My first laboratory job was at a large major medical center on the New Orleans metropolitan area; the same laboratory where I performed my clinical rotations. During clinical rotations I was taught by several fantastic laboratory scientists and I met my first mentor.
Shortly after I graduated and started working full-time this mentor took me under her wing and began teaching me everything there was to learn about the laboratory. She taught me how to work smarter and not harder in the laboratory. She brought me in to teach me about instrument acquisition and validation. She taught me about inventory control processes, laboratory budgeting, and ways to think outside of the box to improve the laboratory’s financial picture. She was instrumental in my promotion to weekend supervisor within 3 months of my graduation where she helped me learn managerial and supervisory skills. I would not be where I am today if she had not taken the time and effort to help me learn and cultivate my skills.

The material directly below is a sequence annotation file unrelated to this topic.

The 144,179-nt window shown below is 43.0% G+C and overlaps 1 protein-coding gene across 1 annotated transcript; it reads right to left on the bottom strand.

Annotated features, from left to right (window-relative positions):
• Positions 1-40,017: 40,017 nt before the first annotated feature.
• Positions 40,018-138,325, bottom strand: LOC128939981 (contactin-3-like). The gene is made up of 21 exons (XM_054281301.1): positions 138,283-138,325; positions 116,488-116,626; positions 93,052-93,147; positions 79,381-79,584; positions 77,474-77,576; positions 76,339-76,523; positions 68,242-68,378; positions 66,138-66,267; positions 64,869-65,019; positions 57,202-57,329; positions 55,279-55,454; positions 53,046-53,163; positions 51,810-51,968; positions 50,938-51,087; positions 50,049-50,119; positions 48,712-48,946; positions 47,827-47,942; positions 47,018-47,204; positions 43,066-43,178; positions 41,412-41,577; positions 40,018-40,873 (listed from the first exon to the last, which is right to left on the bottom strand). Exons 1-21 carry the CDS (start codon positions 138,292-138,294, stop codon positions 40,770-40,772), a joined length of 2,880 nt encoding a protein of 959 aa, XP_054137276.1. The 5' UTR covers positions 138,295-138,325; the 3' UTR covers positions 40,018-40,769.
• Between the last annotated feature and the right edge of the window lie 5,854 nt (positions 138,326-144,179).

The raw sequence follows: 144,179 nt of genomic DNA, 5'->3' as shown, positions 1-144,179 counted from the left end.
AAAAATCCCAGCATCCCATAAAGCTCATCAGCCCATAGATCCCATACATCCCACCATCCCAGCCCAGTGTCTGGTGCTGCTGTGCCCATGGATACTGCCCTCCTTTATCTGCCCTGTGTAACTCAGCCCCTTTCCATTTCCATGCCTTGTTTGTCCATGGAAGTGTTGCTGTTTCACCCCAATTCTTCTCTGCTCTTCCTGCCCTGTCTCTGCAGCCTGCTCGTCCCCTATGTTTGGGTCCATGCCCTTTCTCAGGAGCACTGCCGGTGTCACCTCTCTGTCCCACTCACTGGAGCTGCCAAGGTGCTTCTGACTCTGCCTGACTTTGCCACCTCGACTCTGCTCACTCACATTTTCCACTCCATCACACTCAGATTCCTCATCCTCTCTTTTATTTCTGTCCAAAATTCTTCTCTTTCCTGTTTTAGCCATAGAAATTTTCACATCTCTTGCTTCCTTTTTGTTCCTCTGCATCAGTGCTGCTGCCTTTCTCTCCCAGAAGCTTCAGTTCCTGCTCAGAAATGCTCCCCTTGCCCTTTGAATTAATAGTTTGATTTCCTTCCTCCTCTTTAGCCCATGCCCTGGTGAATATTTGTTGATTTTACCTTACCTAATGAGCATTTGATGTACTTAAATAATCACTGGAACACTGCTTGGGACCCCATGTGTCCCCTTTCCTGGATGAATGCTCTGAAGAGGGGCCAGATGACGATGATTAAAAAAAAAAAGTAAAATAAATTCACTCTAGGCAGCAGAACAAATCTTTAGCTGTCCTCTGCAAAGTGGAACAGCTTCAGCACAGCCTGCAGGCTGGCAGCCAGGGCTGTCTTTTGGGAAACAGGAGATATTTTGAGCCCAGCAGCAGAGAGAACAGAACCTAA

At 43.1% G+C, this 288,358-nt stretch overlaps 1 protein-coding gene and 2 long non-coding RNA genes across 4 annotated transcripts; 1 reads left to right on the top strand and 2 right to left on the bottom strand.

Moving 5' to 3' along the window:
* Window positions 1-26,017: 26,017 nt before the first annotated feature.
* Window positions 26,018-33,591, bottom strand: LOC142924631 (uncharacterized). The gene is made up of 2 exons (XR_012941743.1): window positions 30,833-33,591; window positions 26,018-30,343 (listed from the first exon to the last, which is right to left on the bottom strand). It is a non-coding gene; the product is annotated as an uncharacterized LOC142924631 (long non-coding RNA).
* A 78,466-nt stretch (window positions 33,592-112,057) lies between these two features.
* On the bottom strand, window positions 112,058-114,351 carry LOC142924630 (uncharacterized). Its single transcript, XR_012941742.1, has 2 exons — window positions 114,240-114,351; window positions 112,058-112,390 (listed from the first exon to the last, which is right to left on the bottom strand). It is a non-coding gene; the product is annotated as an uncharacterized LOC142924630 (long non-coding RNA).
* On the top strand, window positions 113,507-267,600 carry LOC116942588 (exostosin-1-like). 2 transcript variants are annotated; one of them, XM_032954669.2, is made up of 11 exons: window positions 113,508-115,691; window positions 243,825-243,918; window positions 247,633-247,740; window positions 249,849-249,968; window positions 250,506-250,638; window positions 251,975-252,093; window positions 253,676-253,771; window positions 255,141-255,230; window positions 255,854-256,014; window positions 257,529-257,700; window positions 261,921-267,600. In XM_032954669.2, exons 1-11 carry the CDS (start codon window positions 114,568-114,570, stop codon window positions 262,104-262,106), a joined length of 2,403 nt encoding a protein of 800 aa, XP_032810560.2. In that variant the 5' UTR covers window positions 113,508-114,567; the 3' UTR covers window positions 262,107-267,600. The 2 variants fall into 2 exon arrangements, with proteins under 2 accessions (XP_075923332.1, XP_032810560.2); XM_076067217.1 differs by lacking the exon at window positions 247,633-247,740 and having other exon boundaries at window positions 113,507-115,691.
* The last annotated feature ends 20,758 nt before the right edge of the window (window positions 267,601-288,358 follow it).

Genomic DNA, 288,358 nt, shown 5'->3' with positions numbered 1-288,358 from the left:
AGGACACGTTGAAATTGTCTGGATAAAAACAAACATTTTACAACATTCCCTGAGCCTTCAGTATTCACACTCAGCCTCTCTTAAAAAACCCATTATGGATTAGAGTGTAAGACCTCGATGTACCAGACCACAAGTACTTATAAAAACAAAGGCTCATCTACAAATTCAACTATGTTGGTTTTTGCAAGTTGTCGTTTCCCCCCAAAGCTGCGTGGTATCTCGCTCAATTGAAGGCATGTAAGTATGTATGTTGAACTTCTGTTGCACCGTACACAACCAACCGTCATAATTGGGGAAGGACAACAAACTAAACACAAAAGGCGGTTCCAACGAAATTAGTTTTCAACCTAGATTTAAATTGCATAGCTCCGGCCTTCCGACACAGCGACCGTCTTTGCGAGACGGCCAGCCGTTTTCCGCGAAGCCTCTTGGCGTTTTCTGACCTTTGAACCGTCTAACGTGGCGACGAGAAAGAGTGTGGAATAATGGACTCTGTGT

Unfortunately due to Hurricane Katrina the hospital closed temporarily and I had to relocate to the other side of the state. Since then this mentor has also moved on from that facility. If Renell ever has a chance to read this I would like to say to her: Thank you for everything. You are one of the primary reasons why I have been able to succeed in this profession. You saw something in me that others didn’t and from the bottom of my heart I thank you.
Over the years I have intended on “paying it forward” the kindness that she had given me. In this attempt through the years I have tried to mentor others to improve themselves within the laboratory. Whether it is the phlebotomist training to become a lab assistant, the lab assistant training to become an MLT, an MLT training to become an MLS, or an MLS working towards their master’s or potentially their doctorate, I hope that one day I will have touched at least one person in the way that she touched me. I hope that anyone who wants to learn to improve themselves, their laboratory, or their facility would take the extra step to do so.
This is the challenge that I pose to my fellow laboratory professionals. Take that step. Be that mentor. Take a new student or new staff member under your wing and teach them. Teach them everything that is not taught in school. Teach them about your interests. Share with them what brought you into the lab. Introduce them to state or national societies and show them how to get involved.
We must cultivate the next generation of laboratory professionals ourselves because no one is going to do it for us.